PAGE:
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Dustin Wong, "Seasons"

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Carelessness, especially the calculated variety, has become a default pose for the indie rocker of today. The music of Dustin Wong radiates the same casual sensibility, but that comes from his art rather than his manners. His first solo album, Seasons, is lazy, lighthearted, and scatterbrained, but Wong's musicianship welds its disparate elements into a unified piece of art.


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Wong has already developed a singular style despite not being a veteran guitarist. Whether it’s heard in the primitivistic stadium-rock of his main band, Ponytail or in long-form minimalist compositions through his former membership in Ecstatic Sunshine, his playing is distinctive. Both bands are linked by Wong’s preference for jazzy chords and sudden bursts of rapid-fire strumming. Not limited to the guitar, he plays a multitude of instruments on Seasons while keeping to the same joyous, anarchic style.

Seasons is divided into four long suites; named (appropriately enough) after the seasons. These suites are nothing but collections of song fragments which bear little immediate similarity to each other. A fragment will consist of a simple riff or chord sequence repeated with little variation. Then at some arbitrary point, Wong will stop the piece, as if he’d forgotten an errand, and abruptly start another. Yet what we hear is not sloppiness, but the organic division of one idea and the next. And having so many ideas, Wong needs to quickly move along. He covers a vast amount of musical territory in that fashion.  A swirling mass of looped synthesizers will follow a chiming instrumental on an acoustic guitar. A cloud of delayed autoharp will condense into the stiff ticking of a drum machine. First time listeners cannot guess what they will hear, only that it will be engaging. In Seasons, nothing sounds inevitable but everything sounds natural.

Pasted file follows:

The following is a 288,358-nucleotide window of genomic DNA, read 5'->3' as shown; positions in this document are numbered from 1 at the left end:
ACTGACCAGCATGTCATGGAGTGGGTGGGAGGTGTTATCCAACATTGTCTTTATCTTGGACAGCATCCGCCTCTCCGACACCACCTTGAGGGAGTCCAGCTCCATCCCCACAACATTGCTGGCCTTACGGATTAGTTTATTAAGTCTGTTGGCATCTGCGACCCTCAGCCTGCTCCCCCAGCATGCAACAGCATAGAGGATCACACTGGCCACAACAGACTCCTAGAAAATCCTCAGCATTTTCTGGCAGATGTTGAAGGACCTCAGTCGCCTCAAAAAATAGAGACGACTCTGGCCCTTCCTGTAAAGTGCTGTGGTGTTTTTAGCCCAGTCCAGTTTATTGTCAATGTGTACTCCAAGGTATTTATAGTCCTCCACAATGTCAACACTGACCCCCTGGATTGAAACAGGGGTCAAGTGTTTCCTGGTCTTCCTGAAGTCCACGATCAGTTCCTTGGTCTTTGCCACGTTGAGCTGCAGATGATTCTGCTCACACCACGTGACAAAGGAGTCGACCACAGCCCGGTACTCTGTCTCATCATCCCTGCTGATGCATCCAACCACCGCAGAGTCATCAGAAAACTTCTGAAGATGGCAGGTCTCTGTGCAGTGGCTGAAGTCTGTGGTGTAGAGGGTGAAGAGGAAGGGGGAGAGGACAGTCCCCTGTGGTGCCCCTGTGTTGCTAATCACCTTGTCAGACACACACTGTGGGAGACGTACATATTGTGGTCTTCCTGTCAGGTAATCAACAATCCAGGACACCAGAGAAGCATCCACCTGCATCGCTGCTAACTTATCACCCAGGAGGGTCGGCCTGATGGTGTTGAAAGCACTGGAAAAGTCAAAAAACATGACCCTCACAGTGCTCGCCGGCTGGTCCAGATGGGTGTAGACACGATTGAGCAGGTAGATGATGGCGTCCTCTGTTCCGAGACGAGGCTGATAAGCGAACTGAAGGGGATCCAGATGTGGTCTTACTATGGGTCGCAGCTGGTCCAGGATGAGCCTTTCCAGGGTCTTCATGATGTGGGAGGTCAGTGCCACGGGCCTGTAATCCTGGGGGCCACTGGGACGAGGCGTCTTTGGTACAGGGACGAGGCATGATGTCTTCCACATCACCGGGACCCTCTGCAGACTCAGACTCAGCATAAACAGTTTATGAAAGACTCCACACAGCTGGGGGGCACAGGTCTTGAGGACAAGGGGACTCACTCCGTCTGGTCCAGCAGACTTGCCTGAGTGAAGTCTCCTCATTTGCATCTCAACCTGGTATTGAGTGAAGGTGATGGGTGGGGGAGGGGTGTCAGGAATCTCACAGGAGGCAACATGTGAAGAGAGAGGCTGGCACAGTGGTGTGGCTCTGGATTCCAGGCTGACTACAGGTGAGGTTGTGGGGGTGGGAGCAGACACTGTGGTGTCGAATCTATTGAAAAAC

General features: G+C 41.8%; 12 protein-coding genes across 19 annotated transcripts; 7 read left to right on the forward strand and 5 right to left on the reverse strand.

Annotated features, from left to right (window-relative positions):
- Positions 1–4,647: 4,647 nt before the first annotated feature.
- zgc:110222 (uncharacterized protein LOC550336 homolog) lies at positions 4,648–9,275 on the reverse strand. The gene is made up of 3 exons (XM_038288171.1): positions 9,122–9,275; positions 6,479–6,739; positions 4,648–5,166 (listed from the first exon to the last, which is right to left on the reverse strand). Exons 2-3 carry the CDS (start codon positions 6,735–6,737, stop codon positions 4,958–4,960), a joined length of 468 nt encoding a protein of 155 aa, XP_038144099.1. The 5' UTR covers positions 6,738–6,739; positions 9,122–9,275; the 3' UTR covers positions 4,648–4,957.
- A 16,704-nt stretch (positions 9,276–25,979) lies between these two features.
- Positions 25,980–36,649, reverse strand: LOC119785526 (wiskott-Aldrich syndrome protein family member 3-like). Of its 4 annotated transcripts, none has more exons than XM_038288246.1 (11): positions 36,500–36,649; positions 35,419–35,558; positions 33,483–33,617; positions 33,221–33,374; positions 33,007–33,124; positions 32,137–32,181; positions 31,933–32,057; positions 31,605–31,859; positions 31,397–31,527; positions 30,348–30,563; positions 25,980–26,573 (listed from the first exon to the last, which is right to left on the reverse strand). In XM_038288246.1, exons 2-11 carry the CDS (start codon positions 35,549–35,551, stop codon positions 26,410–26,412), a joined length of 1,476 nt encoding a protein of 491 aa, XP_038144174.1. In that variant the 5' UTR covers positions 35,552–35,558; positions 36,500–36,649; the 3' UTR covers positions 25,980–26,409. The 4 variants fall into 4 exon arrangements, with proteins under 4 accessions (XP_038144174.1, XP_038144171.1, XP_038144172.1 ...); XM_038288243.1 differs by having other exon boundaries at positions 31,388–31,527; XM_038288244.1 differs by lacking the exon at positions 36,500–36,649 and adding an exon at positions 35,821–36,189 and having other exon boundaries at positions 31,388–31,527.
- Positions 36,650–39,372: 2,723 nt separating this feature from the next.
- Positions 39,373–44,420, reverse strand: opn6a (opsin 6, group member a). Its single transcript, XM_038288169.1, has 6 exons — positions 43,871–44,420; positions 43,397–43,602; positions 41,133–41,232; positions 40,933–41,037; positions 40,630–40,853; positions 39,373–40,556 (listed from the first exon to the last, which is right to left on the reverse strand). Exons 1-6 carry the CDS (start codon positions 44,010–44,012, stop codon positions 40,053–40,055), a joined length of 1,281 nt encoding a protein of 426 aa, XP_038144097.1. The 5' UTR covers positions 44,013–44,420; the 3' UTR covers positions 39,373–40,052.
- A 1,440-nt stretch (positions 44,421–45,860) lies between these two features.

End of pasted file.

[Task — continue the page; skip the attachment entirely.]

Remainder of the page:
Like his bandmates in Ponytail, Wong cultivates a naïve, childlike style. On his own, he doesn’t practice the kind of grating babble-lyrics that accompany his band, but there is a mildly regressive quality to his solo-project. Some of that can be attributed to the unhinged shredding that he occasionally breaks into. These technical passages thankfully aren't irritating because they are brief and exuberant, not plodding and pretentious. Wong isn’t trying to impress but to entertain.

The other part in Wong’s naïve style comes from the album’s bright, drifting keyboard instrumentals; their lilting arpeggios recall the gentle cloud-world soundtracks of Super Mario Bros 3. Like the composers for Nintendo, Wong transcends the expressive limitations of primitive digital keyboards through melodic complexity. His tinny synthesizer tones sway in counterpoint like images in a cybernetic daydream. In both instances, the cuteness in Wong’s music seems genuinely idiosyncratic. Unlike the slick, well socialized aesthetes of contemporary indie-pop, he does seem like a dork and comes off the better for it.

It may appear piecemeal but Seasons reveals its merit when heard in its entirety. Wong’s distinctiveness as a musician remains intact through the album’s wild variations of mood and style. Unlike most practitioners of modern rock, he doesn’t need a predetermined mode to compensate for a lack of skill or individuality (as opposed to individualism). The unity of Seasons is like the unity of a person: various but still recognizable. Time softens the discord of its assorted parts and eventually a clear picture of the artist’s mind will emerge.


Last Updated on Sunday, 02 August 2009 14:14  


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